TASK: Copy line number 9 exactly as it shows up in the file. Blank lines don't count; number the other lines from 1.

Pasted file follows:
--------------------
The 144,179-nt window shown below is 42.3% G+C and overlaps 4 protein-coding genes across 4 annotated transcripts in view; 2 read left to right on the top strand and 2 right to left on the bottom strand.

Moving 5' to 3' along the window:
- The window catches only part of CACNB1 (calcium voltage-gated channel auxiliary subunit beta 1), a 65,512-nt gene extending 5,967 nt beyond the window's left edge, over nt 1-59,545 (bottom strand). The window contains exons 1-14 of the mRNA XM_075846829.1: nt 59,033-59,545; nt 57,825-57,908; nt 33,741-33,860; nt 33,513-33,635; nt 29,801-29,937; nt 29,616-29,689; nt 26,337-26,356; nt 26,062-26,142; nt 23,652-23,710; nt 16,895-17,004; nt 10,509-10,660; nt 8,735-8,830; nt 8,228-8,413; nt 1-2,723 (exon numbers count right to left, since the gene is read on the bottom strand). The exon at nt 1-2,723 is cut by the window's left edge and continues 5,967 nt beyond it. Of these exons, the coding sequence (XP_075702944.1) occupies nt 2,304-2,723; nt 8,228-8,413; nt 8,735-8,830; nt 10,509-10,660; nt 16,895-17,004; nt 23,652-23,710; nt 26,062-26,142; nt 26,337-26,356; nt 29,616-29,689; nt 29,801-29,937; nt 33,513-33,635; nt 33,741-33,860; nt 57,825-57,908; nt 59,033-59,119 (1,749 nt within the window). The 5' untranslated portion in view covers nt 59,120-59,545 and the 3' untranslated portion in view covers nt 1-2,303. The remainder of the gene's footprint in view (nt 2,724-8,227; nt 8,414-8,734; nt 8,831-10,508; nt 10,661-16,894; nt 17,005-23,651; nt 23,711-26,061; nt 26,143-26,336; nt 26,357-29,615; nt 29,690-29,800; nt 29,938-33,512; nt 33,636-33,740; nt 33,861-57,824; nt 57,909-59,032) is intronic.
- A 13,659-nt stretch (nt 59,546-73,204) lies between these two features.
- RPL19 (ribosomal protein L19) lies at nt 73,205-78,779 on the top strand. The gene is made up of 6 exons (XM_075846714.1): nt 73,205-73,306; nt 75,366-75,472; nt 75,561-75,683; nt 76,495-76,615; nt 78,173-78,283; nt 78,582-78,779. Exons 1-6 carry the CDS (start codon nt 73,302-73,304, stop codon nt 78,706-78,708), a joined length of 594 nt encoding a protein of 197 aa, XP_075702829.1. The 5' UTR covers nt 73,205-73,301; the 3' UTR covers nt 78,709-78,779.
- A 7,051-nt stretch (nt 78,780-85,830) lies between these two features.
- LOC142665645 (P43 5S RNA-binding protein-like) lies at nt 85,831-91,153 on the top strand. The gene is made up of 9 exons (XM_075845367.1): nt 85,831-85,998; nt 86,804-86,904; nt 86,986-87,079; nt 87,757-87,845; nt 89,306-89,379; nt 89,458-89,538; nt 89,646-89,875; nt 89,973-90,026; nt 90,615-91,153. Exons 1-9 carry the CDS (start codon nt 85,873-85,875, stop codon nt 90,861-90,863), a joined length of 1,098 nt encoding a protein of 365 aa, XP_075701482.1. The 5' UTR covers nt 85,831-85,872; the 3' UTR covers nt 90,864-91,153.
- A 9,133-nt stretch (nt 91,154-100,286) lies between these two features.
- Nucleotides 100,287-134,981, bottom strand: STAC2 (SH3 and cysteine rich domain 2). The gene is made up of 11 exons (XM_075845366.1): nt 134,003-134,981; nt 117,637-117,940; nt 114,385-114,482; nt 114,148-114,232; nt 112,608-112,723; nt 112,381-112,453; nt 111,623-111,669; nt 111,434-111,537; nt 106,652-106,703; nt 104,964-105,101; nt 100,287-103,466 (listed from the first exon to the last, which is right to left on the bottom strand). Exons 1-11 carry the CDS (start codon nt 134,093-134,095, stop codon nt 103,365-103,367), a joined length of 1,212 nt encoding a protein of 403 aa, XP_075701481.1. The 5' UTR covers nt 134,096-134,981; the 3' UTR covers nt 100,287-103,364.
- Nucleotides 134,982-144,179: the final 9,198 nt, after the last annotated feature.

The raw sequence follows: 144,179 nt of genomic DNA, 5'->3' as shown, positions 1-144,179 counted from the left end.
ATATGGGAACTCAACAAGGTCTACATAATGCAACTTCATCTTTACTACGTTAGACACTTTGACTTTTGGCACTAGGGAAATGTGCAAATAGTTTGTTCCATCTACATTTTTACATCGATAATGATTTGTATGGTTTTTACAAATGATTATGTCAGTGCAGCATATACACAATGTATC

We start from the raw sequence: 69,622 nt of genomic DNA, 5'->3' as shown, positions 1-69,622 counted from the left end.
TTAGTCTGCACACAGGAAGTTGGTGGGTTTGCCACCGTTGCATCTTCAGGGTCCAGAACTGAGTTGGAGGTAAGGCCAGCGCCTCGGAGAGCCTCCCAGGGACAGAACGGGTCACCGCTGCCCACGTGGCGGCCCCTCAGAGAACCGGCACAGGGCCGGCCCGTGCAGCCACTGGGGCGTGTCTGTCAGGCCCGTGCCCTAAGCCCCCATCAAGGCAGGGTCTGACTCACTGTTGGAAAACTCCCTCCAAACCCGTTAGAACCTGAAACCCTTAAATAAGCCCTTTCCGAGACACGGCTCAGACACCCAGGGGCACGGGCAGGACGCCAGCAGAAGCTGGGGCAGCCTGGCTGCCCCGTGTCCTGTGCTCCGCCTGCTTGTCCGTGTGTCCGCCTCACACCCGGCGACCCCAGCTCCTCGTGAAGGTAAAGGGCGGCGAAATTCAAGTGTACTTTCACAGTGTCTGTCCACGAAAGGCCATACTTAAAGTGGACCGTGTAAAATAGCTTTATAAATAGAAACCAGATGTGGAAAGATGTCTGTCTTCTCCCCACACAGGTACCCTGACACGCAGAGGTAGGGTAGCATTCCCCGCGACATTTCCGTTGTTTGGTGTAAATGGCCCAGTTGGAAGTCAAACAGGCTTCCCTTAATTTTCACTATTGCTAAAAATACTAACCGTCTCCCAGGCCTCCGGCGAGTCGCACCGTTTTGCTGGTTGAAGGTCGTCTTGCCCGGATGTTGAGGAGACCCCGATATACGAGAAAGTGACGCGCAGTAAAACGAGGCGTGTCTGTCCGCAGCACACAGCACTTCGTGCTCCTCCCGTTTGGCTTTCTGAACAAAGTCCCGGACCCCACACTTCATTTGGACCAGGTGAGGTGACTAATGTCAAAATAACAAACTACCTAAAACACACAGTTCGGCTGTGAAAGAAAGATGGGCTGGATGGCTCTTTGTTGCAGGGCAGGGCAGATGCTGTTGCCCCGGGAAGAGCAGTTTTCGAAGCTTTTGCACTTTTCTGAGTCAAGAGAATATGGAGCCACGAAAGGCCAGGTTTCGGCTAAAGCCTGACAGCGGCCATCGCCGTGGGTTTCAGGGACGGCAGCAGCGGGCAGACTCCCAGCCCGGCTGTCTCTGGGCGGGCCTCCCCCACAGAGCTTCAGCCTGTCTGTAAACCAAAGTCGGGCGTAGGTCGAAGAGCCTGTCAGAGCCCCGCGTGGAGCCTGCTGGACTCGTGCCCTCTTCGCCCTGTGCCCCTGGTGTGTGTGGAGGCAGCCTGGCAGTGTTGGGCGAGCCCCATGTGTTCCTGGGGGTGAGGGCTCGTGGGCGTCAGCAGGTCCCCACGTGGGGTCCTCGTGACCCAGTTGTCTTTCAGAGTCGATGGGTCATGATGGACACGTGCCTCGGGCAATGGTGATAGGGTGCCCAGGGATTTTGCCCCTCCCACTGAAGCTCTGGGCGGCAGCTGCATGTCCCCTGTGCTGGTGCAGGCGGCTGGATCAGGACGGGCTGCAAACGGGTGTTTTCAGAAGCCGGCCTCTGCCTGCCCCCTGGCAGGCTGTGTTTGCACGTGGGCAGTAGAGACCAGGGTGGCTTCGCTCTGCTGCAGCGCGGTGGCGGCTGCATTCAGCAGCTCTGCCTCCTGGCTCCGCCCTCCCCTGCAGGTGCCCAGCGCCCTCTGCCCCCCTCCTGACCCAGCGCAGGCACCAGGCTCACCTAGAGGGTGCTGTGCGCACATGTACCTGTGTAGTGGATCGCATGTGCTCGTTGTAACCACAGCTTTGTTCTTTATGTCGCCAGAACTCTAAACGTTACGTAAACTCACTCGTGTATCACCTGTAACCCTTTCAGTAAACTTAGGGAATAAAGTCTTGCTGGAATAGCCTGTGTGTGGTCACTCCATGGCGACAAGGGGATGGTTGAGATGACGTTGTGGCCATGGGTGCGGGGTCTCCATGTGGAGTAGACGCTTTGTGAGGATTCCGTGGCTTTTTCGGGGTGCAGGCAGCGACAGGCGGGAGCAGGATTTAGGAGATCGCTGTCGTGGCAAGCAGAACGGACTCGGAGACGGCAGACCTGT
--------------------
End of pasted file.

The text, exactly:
- Nucleotides 100,287-134,981, bottom strand: STAC2 (SH3 and cysteine rich domain 2). The gene is made up of 11 exons (XM_075845366.1): nt 134,003-134,981; nt 117,637-117,940; nt 114,385-114,482; nt 114,148-114,232; nt 112,608-112,723; nt 112,381-112,453; nt 111,623-111,669; nt 111,434-111,537; nt 106,652-106,703; nt 104,964-105,101; nt 100,287-103,466 (listed from the first exon to the last, which is right to left on the bottom strand). Exons 1-11 carry the CDS (start codon nt 134,093-134,095, stop codon nt 103,365-103,367), a joined length of 1,212 nt encoding a protein of 403 aa, XP_075701481.1. The 5' UTR covers nt 134,096-134,981; the 3' UTR covers nt 100,287-103,364.